Using the lathe and a 4j chuck as a boring head?
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  1. #1
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    Default Using the lathe and a 4j chuck as a boring head?

    I have a part I need to bore a very accurate hole in. I can't mount it in a 4j, and I dont have a mill. I can, however, get it mounted to the cross slide. The easiest solution would obviously be to mount a boring head in the headstock and do it that way, but I don't have one. I do have boring bars and a 4 jaw, so i'm thinking I can use that to dial in an offset. Does anyone have any experience with this, or any suggestions for me? Hole is about 1.375" for reference.

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    Quote Originally Posted by Domodude17 View Post
    I have a part I need to bore a very accurate hole in. I can't mount it in a 4j, and I dont have a mill. I can, however, get it mounted to the cross slide. The easiest solution would obviously be to mount a boring head in the headstock and do it that way, but I don't have one. I do have boring bars and a 4 jaw, so i'm thinking I can use that to dial in an offset. Does anyone have any experience with this, or any suggestions for me? Hole is about 1.375" for reference.
    This would work but the chuck screws are not really calibrated in travel so you will have a tough time of it. Buy an inexpensive boring head with a straight
    shank and put that in a collet. Numbers on boring head, *are* calibrated for travel.

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    If you try this, use a boring bar with a movable bit. Make you an adjustment fixture like jockotheveld did in this post.

    It will take time, but you can accurately move your bit to sneak up on your final dimension.

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    What they said, but with a caveat.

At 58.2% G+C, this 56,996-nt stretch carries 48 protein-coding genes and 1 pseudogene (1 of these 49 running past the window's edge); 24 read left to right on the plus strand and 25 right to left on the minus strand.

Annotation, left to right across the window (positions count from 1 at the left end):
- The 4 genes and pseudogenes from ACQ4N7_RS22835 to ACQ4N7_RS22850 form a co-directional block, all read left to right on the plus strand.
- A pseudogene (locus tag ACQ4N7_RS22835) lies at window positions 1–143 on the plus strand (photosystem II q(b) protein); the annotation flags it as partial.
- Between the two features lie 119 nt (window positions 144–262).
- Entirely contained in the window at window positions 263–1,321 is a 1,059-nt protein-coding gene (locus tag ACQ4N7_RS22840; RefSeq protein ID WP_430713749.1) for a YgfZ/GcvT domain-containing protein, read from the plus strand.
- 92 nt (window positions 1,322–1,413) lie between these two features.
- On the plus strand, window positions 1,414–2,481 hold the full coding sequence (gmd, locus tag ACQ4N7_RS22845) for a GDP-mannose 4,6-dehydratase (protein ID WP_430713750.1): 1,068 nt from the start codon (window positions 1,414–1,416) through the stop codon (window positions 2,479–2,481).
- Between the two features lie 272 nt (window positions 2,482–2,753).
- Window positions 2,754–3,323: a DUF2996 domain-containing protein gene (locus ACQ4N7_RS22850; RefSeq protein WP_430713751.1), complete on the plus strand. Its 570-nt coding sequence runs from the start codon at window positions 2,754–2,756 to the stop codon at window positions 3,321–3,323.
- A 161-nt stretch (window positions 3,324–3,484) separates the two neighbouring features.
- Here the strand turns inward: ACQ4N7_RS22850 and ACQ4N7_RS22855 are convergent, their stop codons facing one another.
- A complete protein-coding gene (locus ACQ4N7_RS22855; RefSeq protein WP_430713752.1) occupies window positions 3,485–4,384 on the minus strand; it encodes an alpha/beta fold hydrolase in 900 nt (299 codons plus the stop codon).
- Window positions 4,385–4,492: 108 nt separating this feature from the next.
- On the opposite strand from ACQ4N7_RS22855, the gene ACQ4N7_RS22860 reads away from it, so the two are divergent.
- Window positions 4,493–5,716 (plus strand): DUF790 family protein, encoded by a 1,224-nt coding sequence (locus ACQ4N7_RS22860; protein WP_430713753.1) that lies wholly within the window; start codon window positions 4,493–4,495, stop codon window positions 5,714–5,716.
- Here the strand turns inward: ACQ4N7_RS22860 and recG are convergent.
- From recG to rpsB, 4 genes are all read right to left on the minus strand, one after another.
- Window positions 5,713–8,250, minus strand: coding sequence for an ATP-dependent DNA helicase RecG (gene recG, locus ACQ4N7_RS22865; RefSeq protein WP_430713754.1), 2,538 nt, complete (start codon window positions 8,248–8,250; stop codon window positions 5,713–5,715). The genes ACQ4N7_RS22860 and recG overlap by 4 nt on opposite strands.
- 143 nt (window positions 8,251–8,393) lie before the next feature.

You are re-inventing the "HBL" or Horizontal Boring Lathe, a stock Niles Tool Works critter in the years between the US Civil War and 1900, "HBM" or Horizontal Boring MILL taking over already and thereafter, up to still-yet-today.

    This will work BETTER if you can run your boring bar clear through the part, support it on center, RUN it on-center, and do your hole sizing with an offset attachment and/or tedious-tiny moves of the toolbit.

    Boring heads, such as the two sizes of Chandler-Duplex I favor, have a ton of "stick out". If you cannot support BOTH ends, a naked boring bar can be shorter and stiffer, tedious adjustment worth it.

    Not to forget, a South Bent utralight airliner or kid's dog or pony cart - wotever the market niche it was aimed at - just ain't the best all-around mount to saddle for single-ending a bore in any case.

    Iron Deficiency Anemia thing. Even if the spaghetti for its bed is made from enriched wheat flour, you run the risk of unwanted taper.

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    Look--you can make almost anything work on a lathe IF you're careful you don't set yourself up for injury or to damage the lathe. What you propose should work just fine if you realize the problems you might have with flexing of the boring bar. You'll probably require a lot of fine cuts to allow you to "sneak up" on the final dimension. The boring tool in a mill boring head isn't supported any better than you can support it in a 4-jaw chuck. You should have success but be careful!

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    faceplate.
    you can even take the jaws out of your chuck and use the slots to rig something up.

    not sure if thats feasible for your particular piece...just a thought.

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    Quote Originally Posted by iwananew10K View Post
    faceplate.
    .. about four feet in diameter. Wedge-shaped flame-cut steel plate bolted flat to it hung a compound rest borrowed off a pre-War One Niles lathe built "City of Allegheny" PA a tad further out.

    Common Armstrong/Williams in classical lantern toolpost and go to cutting stick-weld build-up off a 46" diameter ring about 4 1/2" tall for a Timken bearing, body of a 100-ton crane set on its side, lined up good, beams holding it stick-welded to Ells on the Tee-slotted table.

    Table didn't move when in the cut on a Niles Tool Works boring lathe of that age.